The circle of diabetes, we are seen and unseen

 

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I took my weekly walk to Trader Joe this morning and as life sometimes serves up unexpected connections I found the woman behind the cash register has a son with type 1 diabetes. She told me reading the logo on the jacket I was wearing. 

He got it at three and is now fifteen. I felt our immediate bond as she packed my greek yogurt both smiling and looking apprehensive. She told me his A1C,  and her concerns. “How will he ever be able to take care of himself? I worry,” she said. I was surprised, why wouldn’t he be able to take care of himself? We find our way.

As I swiped my credit card she told me she’s heard there should be an artificial pancreas in his lifetime and this would really help. I said with some confidence that I thought probably within ten years. Then she said, “but still I don’t know how if he’ll be able to take care of himself.” As the eggs went into my bag, I heard her say “autism.” I had missed it earlier. Yes, her son has type 1 diabetes and autism. My heart heaved for a moment.

There are many times I feel invisible with this disease. No one notices all the work I put in behind the scenes to stay well. Certainly no one in Trader Joe knew I had diabetes, including the woman now ringing up my sale, until my jacket started a conversation.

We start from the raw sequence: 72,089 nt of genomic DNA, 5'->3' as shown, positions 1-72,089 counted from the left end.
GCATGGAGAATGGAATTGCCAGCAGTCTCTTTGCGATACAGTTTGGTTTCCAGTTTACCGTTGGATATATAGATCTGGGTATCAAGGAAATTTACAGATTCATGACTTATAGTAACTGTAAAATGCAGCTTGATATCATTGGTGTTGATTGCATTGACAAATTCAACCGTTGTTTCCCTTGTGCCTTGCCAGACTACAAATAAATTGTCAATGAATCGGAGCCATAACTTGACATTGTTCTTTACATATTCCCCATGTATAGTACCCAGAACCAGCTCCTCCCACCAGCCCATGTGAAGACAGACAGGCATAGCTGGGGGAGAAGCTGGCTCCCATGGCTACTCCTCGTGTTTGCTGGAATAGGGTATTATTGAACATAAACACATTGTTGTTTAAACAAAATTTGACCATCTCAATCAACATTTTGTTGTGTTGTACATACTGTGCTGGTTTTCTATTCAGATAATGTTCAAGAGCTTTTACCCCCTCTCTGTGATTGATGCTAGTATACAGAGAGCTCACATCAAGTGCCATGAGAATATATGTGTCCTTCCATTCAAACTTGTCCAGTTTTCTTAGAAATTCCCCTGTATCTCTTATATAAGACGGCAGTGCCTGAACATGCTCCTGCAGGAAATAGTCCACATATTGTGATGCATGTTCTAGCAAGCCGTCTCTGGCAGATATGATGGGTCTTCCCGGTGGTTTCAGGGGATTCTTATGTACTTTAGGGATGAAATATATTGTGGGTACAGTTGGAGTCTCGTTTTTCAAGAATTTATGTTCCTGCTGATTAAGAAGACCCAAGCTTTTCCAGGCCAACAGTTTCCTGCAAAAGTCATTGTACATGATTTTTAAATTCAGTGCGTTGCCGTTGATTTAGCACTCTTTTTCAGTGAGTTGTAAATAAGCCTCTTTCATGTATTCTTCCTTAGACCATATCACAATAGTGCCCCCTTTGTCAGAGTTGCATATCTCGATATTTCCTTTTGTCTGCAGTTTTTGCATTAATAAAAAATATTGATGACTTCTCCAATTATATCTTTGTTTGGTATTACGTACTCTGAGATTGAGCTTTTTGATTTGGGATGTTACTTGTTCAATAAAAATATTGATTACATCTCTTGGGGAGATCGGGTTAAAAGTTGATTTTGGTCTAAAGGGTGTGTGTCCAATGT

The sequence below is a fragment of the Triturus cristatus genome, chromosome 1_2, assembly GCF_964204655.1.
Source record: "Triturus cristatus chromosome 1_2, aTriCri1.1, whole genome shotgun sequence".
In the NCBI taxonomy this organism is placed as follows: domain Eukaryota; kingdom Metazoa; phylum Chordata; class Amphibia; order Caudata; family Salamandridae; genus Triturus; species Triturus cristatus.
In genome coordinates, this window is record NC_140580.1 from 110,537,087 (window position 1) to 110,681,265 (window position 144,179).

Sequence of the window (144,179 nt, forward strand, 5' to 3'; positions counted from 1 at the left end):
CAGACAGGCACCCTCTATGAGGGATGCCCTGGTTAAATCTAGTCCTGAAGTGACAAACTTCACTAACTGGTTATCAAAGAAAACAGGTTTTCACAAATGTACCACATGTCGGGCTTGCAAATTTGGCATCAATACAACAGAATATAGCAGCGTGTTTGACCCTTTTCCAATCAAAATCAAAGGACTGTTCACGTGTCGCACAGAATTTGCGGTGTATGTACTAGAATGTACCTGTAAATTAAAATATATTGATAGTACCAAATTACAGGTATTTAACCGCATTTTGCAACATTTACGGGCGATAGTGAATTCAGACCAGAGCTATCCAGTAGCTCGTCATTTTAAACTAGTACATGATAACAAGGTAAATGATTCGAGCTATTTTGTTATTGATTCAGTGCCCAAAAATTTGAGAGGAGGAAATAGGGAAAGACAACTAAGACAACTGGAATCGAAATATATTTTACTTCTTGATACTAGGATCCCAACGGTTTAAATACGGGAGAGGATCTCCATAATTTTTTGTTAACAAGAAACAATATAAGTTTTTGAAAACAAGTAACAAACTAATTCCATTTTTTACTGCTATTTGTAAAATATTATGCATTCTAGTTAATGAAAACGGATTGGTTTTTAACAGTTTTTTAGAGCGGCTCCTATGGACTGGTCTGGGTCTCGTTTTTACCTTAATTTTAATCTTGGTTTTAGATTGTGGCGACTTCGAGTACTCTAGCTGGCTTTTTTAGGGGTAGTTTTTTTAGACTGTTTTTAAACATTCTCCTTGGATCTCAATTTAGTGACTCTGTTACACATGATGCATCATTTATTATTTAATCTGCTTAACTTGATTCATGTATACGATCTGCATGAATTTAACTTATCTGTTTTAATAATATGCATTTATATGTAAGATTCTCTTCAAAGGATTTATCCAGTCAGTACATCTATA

Before lifting my bag of groceries, I took her hands in mine. She said, “I hope it will be OK.” I thought what can I say? I said, “I hope so too” and over a shared smile, turned and walked back into my life.

I relayed this story to my husband over lunch. I said, she must feel the same as me, unseen. How many people know her son has type 1 diabetes and autism? How many people know how hard she works to help him and her worries for his future? I wonder do her co-workers know? I can’t imagine. 

In telling my husband this story he said, “Write it.” And so I have. 

Let’s all cancel diabetes today

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Today is something I just heard about a few weeks ago called ‘Diabetes Alert Day’. Apparently it’s the 20th year the American Diabetes Association has been recognizing this day about alerting people how to prevent type 2 diabetes. 

The reason I became aware of Diabetes Alert Day is because I was asked to give my A1c Champion presentation today as part of a larger diabetes health event  at a hospital in Brooklyn. A week ago I was told the event was canceled. Frankly, I don’t know why but I do wonder why and think it’s a sadstatement that we’re canceling more information getting out there about diabetes. 

I read on Amy Tenderich’s blog, DiabetesMinethis morning that you might want to be your own spokesperson and today tell two people about diabetes. I think that’s a great idea. Here’s another: Since they cancelled Diabetes Alert Day, let’s cancel our diabetes today

By that I mean, today do what Dr. William Polonsky, CDE, psychologist and founder of the Behavioral Diabetes Institute advises we should be doing every so often to avoid burn-out – take a “mini-vacation from diabetes.” Put down your fears (that’s my advice), maybe test once less today, have that bagel, and give yourself a break.